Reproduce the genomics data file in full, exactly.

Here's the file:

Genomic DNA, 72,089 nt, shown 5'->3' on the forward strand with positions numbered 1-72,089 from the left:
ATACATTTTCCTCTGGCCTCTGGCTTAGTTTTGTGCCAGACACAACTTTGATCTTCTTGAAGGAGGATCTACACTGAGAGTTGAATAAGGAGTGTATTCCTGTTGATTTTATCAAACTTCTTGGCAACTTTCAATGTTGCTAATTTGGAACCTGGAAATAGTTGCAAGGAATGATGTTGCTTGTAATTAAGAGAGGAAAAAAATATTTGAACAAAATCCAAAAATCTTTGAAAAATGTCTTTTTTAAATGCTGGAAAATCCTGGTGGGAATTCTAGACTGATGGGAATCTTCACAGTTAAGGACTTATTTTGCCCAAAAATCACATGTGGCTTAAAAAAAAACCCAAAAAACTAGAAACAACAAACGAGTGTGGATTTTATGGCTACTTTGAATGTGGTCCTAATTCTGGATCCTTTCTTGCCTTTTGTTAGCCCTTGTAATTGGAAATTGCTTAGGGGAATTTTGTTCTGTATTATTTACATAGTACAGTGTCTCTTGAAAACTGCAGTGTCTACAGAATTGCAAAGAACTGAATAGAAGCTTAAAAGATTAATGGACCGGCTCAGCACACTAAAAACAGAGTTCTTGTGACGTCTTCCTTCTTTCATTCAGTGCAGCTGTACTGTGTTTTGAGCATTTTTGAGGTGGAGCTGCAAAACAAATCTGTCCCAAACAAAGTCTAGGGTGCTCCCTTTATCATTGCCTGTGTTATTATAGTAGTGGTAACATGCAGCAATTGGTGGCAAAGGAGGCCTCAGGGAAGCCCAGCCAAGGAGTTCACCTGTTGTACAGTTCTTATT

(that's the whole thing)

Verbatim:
Genomic DNA, 72,089 nt, shown 5'->3' on the forward strand with positions numbered 1-72,089 from the left:
ATACATTTTCCTCTGGCCTCTGGCTTAGTTTTGTGCCAGACACAACTTTGATCTTCTTGAAGGAGGATCTACACTGAGAGTTGAATAAGGAGTGTATTCCTGTTGATTTTATCAAACTTCTTGGCAACTTTCAATGTTGCTAATTTGGAACCTGGAAATAGTTGCAAGGAATGATGTTGCTTGTAATTAAGAGAGGAAAAAAATATTTGAACAAAATCCAAAAATCTTTGAAAAATGTCTTTTTTAAATGCTGGAAAATCCTGGTGGGAATTCTAGACTGATGGGAATCTTCACAGTTAAGGACTTATTTTGCCCAAAAATCACATGTGGCTTAAAAAAAAACCCAAAAAACTAGAAACAACAAACGAGTGTGGATTTTATGGCTACTTTGAATGTGGTCCTAATTCTGGATCCTTTCTTGCCTTTTGTTAGCCCTTGTAATTGGAAATTGCTTAGGGGAATTTTGTTCTGTATTATTTACATAGTACAGTGTCTCTTGAAAACTGCAGTGTCTACAGAATTGCAAAGAACTGAATAGAAGCTTAAAAGATTAATGGACCGGCTCAGCACACTAAAAACAGAGTTCTTGTGACGTCTTCCTTCTTTCATTCAGTGCAGCTGTACTGTGTTTTGAGCATTTTTGAGGTGGAGCTGCAAAACAAATCTGTCCCAAACAAAGTCTAGGGTGCTCCCTTTATCATTGCCTGTGTTATTATAGTAGTGGTAACATGCAGCAATTGGTGGCAAAGGAGGCCTCAGGGAAGCCCAGCCAAGGAGTTCACCTGTTGTACAGTTCTTATT